VR: How do you anticipate your physical datacenter will change over the next two to three years?
Egan: I think it's going to be much smaller. If you look at the density of computing resources that are out there, I don't see our 3,000 square-foot datacenter dramatically expanding. Our company will grow, but I don't see the datacenter growing nearly as much. I think the whole notion of datacenters is that there won't be as many companies in the future that actually have them. They'll rely a lot more on third parties to do that because you have very, very high-capacity computing resources that you can take advantage of. And then, with private and public cloud, you can move those resources around, because where we add the most value as IT professionals is at the apps layer. That's where we really enable our businesses to sell more products and to build better products.

VR: I get the impression that a lot of VMware customers are pretty much OK with the idea of moving data off of their primary sites and into the cloud, but you still hear the same old drum beat about security. "Can I trust this? How do I know that once my information's in the cloud it's going to be safe? Will it be encrypted as it goes back and forth?" Would you agree that on one end we've got VMware, and on the other end we've got smaller shops who are still wrestling with that?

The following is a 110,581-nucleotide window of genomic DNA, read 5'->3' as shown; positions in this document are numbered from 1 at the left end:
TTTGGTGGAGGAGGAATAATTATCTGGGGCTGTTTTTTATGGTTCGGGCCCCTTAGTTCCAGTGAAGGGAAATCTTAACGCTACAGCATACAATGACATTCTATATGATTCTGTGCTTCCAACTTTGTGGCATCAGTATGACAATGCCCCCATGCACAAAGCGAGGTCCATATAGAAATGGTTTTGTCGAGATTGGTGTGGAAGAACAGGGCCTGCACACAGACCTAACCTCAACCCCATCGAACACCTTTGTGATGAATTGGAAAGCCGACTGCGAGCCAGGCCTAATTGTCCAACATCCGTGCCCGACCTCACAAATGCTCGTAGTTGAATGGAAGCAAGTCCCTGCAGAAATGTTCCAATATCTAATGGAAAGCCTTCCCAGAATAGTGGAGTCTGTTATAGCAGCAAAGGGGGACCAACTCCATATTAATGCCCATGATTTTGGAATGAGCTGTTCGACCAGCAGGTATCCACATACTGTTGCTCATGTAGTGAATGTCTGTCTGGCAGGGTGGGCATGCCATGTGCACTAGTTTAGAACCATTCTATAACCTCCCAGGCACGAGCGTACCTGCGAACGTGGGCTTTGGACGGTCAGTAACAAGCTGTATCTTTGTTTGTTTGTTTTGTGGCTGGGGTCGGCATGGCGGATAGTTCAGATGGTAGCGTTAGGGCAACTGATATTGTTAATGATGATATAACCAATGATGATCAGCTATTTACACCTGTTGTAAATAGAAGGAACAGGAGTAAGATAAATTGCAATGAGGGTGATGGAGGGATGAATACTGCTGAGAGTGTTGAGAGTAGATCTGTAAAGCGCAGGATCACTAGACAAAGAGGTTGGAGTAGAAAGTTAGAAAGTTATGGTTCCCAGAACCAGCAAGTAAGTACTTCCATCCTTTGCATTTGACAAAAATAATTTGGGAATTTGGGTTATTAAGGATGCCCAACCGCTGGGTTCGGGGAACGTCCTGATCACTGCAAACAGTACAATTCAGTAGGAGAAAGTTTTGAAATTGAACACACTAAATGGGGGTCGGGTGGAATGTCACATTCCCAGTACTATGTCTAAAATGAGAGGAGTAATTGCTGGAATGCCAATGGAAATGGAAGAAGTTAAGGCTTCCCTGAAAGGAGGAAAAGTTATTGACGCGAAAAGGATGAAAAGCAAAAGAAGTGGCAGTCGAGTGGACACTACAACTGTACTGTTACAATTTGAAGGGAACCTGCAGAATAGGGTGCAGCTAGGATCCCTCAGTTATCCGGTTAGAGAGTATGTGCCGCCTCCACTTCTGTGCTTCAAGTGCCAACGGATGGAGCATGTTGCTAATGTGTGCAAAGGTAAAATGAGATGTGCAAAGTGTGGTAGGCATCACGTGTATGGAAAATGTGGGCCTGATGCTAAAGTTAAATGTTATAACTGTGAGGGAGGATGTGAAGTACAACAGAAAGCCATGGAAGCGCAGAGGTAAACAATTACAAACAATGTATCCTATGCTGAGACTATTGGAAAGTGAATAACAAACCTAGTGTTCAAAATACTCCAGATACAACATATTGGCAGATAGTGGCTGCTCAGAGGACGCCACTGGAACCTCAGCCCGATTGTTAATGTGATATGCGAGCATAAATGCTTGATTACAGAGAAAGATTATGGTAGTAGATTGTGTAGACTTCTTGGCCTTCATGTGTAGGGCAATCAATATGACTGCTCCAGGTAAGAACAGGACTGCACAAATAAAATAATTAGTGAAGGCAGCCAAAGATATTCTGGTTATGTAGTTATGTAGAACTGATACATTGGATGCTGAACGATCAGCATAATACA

Egan: Yeah, I think a lot of it is your company, your size, your industry and your kind of comfort level, but I think the market will mature. Just look at payroll as an example. Few people do payroll in-house. ADP's been doing this for 30 years. I guarantee you that ADP is a cloud provider today. Now that's pretty sensitive data, so I think the market is maturing. People will become more comfortable, and then you just have to decide what's right for your business.

VR: How would you describe your datacenter?
Egan: I view what we have as a highly virtualized private cloud. We have a pool of resources, we move those resources around and we're able to provision on-demand -- so I view my datacenter as more of a private cloud. We're working with third parties in a public cloud, and one of the things that we're doing there is our development environment. We have a -- I'll call it a lumpy kind of demand -- there, meaning one quarter we might be doing a lot of development, and the next quarter we may be doing more analysis. Overall, what we're looking to do is order our development environments from a cloud provider, and then they can deal with the variability in demand. That's one thing that we're starting to do in the public cloud area.